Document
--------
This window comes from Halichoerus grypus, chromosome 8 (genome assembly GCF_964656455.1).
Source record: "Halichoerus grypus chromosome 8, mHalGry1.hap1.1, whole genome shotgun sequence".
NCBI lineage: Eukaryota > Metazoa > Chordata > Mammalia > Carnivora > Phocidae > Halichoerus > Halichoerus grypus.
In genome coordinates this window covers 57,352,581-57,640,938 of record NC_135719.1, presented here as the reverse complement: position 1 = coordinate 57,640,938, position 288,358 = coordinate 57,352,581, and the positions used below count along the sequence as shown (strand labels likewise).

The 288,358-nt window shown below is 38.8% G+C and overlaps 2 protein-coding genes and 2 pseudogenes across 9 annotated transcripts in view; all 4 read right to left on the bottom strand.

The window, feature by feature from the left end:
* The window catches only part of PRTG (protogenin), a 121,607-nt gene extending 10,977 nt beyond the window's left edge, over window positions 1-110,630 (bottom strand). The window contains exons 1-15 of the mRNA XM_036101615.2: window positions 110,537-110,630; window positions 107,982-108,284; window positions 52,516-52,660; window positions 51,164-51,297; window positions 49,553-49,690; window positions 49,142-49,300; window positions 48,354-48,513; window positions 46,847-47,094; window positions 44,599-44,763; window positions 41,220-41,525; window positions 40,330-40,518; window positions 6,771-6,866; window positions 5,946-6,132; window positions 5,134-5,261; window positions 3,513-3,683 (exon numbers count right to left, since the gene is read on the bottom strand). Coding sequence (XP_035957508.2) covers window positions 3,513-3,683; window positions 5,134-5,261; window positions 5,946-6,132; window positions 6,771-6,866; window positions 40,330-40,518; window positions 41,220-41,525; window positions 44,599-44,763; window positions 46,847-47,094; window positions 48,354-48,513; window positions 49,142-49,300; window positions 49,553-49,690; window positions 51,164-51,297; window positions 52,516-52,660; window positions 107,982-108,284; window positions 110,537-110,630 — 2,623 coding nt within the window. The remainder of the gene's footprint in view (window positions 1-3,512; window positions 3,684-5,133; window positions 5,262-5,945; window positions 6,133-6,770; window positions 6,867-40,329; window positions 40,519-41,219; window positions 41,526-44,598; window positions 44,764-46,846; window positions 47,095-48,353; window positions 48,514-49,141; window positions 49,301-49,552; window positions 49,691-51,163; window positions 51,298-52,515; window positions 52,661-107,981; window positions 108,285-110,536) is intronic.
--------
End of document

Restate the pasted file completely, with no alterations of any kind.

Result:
This window comes from Halichoerus grypus, chromosome 8 (genome assembly GCF_964656455.1).
Source record: "Halichoerus grypus chromosome 8, mHalGry1.hap1.1, whole genome shotgun sequence".
NCBI lineage: Eukaryota > Metazoa > Chordata > Mammalia > Carnivora > Phocidae > Halichoerus > Halichoerus grypus.
In genome coordinates this window covers 57,352,581-57,640,938 of record NC_135719.1, presented here as the reverse complement: position 1 = coordinate 57,640,938, position 288,358 = coordinate 57,352,581, and the positions used below count along the sequence as shown (strand labels likewise).

The 288,358-nt window shown below is 38.8% G+C and overlaps 2 protein-coding genes and 2 pseudogenes across 9 annotated transcripts in view; all 4 read right to left on the bottom strand.

The window, feature by feature from the left end:
* The window catches only part of PRTG (protogenin), a 121,607-nt gene extending 10,977 nt beyond the window's left edge, over window positions 1-110,630 (bottom strand). The window contains exons 1-15 of the mRNA XM_036101615.2: window positions 110,537-110,630; window positions 107,982-108,284; window positions 52,516-52,660; window positions 51,164-51,297; window positions 49,553-49,690; window positions 49,142-49,300; window positions 48,354-48,513; window positions 46,847-47,094; window positions 44,599-44,763; window positions 41,220-41,525; window positions 40,330-40,518; window positions 6,771-6,866; window positions 5,946-6,132; window positions 5,134-5,261; window positions 3,513-3,683 (exon numbers count right to left, since the gene is read on the bottom strand). Coding sequence (XP_035957508.2) covers window positions 3,513-3,683; window positions 5,134-5,261; window positions 5,946-6,132; window positions 6,771-6,866; window positions 40,330-40,518; window positions 41,220-41,525; window positions 44,599-44,763; window positions 46,847-47,094; window positions 48,354-48,513; window positions 49,142-49,300; window positions 49,553-49,690; window positions 51,164-51,297; window positions 52,516-52,660; window positions 107,982-108,284; window positions 110,537-110,630 — 2,623 coding nt within the window. The remainder of the gene's footprint in view (window positions 1-3,512; window positions 3,684-5,133; window positions 5,262-5,945; window positions 6,133-6,770; window positions 6,867-40,329; window positions 40,519-41,219; window positions 41,526-44,598; window positions 44,764-46,846; window positions 47,095-48,353; window positions 48,514-49,141; window positions 49,301-49,552; window positions 49,691-51,163; window positions 51,298-52,515; window positions 52,661-107,981; window positions 108,285-110,536) is intronic.